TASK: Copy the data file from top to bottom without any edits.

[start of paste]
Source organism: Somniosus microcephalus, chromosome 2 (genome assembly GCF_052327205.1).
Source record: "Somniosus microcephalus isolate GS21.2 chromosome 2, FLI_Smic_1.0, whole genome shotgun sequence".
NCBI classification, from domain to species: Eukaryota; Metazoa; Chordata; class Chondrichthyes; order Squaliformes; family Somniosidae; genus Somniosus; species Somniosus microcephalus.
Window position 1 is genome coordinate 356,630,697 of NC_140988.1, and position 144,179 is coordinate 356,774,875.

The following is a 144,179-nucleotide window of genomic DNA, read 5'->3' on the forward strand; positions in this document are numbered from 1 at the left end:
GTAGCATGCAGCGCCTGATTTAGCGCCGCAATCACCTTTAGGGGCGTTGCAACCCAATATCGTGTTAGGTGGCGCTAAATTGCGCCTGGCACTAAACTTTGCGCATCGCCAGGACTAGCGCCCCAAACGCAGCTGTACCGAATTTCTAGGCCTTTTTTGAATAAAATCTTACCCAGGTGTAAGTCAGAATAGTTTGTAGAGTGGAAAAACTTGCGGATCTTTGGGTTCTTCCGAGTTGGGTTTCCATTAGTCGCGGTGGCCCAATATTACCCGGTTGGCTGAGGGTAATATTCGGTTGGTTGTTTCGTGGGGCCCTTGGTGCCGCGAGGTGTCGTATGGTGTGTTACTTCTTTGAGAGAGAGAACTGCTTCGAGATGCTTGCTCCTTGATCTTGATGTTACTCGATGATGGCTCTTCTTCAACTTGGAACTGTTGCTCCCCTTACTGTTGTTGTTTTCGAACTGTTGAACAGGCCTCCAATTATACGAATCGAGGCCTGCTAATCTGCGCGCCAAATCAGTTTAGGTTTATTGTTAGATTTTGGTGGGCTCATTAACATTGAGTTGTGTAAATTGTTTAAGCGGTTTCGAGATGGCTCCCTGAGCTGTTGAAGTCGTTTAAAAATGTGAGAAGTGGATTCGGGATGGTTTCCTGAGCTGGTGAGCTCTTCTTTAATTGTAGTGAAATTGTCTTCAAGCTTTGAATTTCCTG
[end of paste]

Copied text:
Source organism: Somniosus microcephalus, chromosome 2 (genome assembly GCF_052327205.1).
Source record: "Somniosus microcephalus isolate GS21.2 chromosome 2, FLI_Smic_1.0, whole genome shotgun sequence".
NCBI classification, from domain to species: Eukaryota; Metazoa; Chordata; class Chondrichthyes; order Squaliformes; family Somniosidae; genus Somniosus; species Somniosus microcephalus.
Window position 1 is genome coordinate 356,630,697 of NC_140988.1, and position 144,179 is coordinate 356,774,875.

The following is a 144,179-nucleotide window of genomic DNA, read 5'->3' on the forward strand; positions in this document are numbered from 1 at the left end:
GTAGCATGCAGCGCCTGATTTAGCGCCGCAATCACCTTTAGGGGCGTTGCAACCCAATATCGTGTTAGGTGGCGCTAAATTGCGCCTGGCACTAAACTTTGCGCATCGCCAGGACTAGCGCCCCAAACGCAGCTGTACCGAATTTCTAGGCCTTTTTTGAATAAAATCTTACCCAGGTGTAAGTCAGAATAGTTTGTAGAGTGGAAAAACTTGCGGATCTTTGGGTTCTTCCGAGTTGGGTTTCCATTAGTCGCGGTGGCCCAATATTACCCGGTTGGCTGAGGGTAATATTCGGTTGGTTGTTTCGTGGGGCCCTTGGTGCCGCGAGGTGTCGTATGGTGTGTTACTTCTTTGAGAGAGAGAACTGCTTCGAGATGCTTGCTCCTTGATCTTGATGTTACTCGATGATGGCTCTTCTTCAACTTGGAACTGTTGCTCCCCTTACTGTTGTTGTTTTCGAACTGTTGAACAGGCCTCCAATTATACGAATCGAGGCCTGCTAATCTGCGCGCCAAATCAGTTTAGGTTTATTGTTAGATTTTGGTGGGCTCATTAACATTGAGTTGTGTAAATTGTTTAAGCGGTTTCGAGATGGCTCCCTGAGCTGTTGAAGTCGTTTAAAAATGTGAGAAGTGGATTCGGGATGGTTTCCTGAGCTGGTGAGCTCTTCTTTAATTGTAGTGAAATTGTCTTCAAGCTTTGAATTTCCTG